Dan, David, and Laureen Barber
Photograph by Stefan Radtke
Dan and David Barber aren’t the kind of guys you invite to entertain guests at dinner. They’re the people you’re hoping to get an invitation from. Their restaurant Blue Hill at Stone Barns in Pocantico Hills, where the brothers are cofounders and owners (and where Dan serves as executive chef), is a groundbreaking expression of what farm-to-table cuisine can be. But it’s not their place on the World’s 50 Best Restaurants list that makes them ideal hosts. It’s a deep, personal connection to what they do that’s so fascinating.
Stone Barns is, at its core, a family business (David’s wife, Laureen, is a co-owner, as well as design director) that began when Dan and David spent childhood summers working on their grandmother’s farm (the restaurant’s namesake) in the Berkshires. “I loved the days I spent working at Blue Hill Farm as a kid,” says David. “The farm underwent great change in the late ’70s, and I was just old enough to sense the significance.”
It’s been the jumping-off point for Dan, as well. “Our grandmother was not a great cook, but she was passionate about the Berkshires, and she taught us how necessary farming was to preserve those iconic pastures,” he recollects. Today, that influence permeates every part of the Stone Barns experience, from the seasonal dishes coming out of the kitchen to the full-scale farming program to the educational initiatives that teach the same values Dan and David learned at Blue Hill Farm as children. “My hope,” says Dan, “is that when people eat here, they see the connection between the ingredients and the landscape, a kind of recipe that begins in the field and pastures.”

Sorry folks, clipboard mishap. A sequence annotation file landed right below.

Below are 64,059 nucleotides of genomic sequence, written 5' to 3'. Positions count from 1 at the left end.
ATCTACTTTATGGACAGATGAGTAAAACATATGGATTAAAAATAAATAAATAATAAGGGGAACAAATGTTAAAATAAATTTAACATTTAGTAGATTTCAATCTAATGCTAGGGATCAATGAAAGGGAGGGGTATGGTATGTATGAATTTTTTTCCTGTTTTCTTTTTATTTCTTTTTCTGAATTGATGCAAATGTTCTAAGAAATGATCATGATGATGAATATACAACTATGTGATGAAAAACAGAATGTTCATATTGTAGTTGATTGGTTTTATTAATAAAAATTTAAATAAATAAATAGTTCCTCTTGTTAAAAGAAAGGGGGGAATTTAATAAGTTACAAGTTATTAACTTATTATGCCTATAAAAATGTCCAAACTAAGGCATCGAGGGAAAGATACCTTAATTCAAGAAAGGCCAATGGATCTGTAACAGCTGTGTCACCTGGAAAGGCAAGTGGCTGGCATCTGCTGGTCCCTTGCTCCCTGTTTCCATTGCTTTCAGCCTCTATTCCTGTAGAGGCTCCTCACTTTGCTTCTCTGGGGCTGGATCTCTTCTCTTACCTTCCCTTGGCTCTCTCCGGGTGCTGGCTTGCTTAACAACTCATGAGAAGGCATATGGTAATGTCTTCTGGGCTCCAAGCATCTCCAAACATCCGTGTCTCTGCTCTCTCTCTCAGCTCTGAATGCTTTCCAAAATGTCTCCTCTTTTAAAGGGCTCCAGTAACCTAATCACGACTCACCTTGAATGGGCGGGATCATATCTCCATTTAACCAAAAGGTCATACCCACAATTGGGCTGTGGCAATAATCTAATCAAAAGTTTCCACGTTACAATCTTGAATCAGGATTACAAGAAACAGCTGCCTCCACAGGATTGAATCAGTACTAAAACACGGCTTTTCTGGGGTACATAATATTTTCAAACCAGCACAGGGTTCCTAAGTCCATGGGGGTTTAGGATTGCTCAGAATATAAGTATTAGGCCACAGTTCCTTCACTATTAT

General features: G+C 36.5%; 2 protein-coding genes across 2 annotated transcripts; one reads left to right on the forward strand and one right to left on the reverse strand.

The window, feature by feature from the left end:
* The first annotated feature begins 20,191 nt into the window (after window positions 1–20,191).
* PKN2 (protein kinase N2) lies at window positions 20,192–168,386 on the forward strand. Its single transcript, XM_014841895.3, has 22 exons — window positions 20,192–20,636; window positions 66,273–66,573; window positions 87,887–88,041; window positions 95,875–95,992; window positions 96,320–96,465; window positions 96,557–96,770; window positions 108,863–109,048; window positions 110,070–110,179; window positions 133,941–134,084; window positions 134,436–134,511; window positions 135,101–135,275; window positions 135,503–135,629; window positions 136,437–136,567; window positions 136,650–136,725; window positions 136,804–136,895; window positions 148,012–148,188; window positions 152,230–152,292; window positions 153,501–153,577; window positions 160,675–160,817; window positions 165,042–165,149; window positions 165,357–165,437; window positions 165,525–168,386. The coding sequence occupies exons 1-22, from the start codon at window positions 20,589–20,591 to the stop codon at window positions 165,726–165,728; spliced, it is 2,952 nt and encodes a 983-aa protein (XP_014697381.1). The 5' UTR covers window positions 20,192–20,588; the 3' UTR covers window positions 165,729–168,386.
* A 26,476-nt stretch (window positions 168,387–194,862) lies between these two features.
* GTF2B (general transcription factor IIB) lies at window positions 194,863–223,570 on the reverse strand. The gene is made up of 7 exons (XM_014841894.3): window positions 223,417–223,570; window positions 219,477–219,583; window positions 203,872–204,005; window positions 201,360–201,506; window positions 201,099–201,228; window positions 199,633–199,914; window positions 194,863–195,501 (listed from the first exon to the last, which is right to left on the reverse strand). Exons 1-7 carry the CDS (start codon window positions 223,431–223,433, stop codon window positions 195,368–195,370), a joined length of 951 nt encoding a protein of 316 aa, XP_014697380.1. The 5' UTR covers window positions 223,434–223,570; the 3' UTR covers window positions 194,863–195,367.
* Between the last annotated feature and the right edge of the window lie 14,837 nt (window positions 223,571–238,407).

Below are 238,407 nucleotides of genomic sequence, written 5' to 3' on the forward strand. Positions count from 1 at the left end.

Even the Pocantico Hills property that houses the restaurant was a family endeavor: It had been the Rockefeller family dairy farm until the Barbers opened the restaurant in 2004. Today, their grandmother’s farm is flourishing, and much of what’s grown there ends up on diners’ plates at Blue Hill. “Being connected intimately to it in my 50s is a great privilege,” says David, “especially on days when I find a moment to think like a farmer.”